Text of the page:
Dopple Bock is one of my favorite types of lagers. And my version of Firefox seems to have been built with the UK spelling dictionary as it keeps telling me to change “favorite” to “favourite.” At any rate, I tend to prefer ales in general over lagers, so for me to say that a lager is good means that it stands far above the rest of the common rabble the world calls beer.
The neck label says that this beer was originally brewed by Bavarian Monks as liquid bread to sustain them through their Lenten fast. I can believe that. This is a very sturdy, hearty beer. Probably very nourishing as well if that’s all you ate/drank all day. The label touts its sweetness, which I’ll agree is one of its distinguishing characteristics, but I would call this beer “sweet” the same way bread is “sweet” – by natural sugars. It isn’t the overpowering sweetness of a Hefe-weiss but the subtle sweetness of a well-balanced ale. Yes I said ale. If you didn’t know this was a lager, you’d swear it was an ale. It doesn’t have the fruity hoppiness that we normally associate with lagers.
This is certainly an old-world beer. You can taste it in the flavors of toast, dark chocolate, and the fine aroma of aged leather. This is authentic Bavarian beer. The closest beer I’d compare it to would be Spaten Optimator (a dark Bavarian ale).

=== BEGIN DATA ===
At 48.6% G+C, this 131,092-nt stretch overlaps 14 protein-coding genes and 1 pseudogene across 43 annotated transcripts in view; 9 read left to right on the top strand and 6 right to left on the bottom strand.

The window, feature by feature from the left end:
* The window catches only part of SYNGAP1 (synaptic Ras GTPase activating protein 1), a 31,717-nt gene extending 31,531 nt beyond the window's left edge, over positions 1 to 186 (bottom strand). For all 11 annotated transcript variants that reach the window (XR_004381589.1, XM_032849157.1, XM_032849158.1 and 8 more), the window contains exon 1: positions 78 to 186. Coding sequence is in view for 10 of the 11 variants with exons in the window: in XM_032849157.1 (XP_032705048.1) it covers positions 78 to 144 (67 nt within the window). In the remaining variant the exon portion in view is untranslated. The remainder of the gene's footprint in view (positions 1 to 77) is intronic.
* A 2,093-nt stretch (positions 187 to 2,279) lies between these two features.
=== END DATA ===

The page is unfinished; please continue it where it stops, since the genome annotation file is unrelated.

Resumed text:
ABV: 7.85% – medium strength by German standards
Weeks aged: 12 – again, medium for Sprecher’s premium reserve beers
Bitterness Units: 31IBU – pretty strong. Russian Imperial Stout is 32 IBU. The international standard, quinine sulfate, is 120IBU. Sprecher’s IPA2 is 88IBU.
Recommended Serving Temperature: 60 degrees. Or even a little warmer. I’ve tried 55, 60, and 66 degrees on this and I think the 66 tasted the best. Just under room temperature, in other words. It is liquid bread, after all.
Malts: 2-Row Pale (common NA malt), Black Patent (usually found in stouts), Caramel (almost all beer has caramel malt in it), Carapils (hybrid malt of caramel and Pilsen), Munich (classic Bavarian lager malt), Vienna (Tyrolian/Austrian common malt). The malt list on this beer is a mile long. It is a very complex beer – all those malts combine to give it a very unique dark bock (try a Dunkel Bock) flavor.
Hops: Chinook (NA native, common among craft brewers), Mt. Hood (NA hop, common among colder climates), Saaz (Ah, now here’s a great thing: a very spicy hop used in authentic Pilsner beer. It is a classic noble hop with great spicy aroma and mild flavor. It’s native to the Czech Republic), Tettnanger (Generic German hop).
I also wish to correct an earlier Beer Recommendation. I mentioned that Sprecher’s Abbey Triple did not contain wheat. I was incorrect. Although wheat was not listed in the malts, I discovered that wheat is sometimes malted (germinated, then roasted) prior to brewing, as in Weitzenbier. However, in the Abbey Triple, the grain is cracked, then grist-ground and added to the mash without being malted. That’s why it wasn’t in the malt list.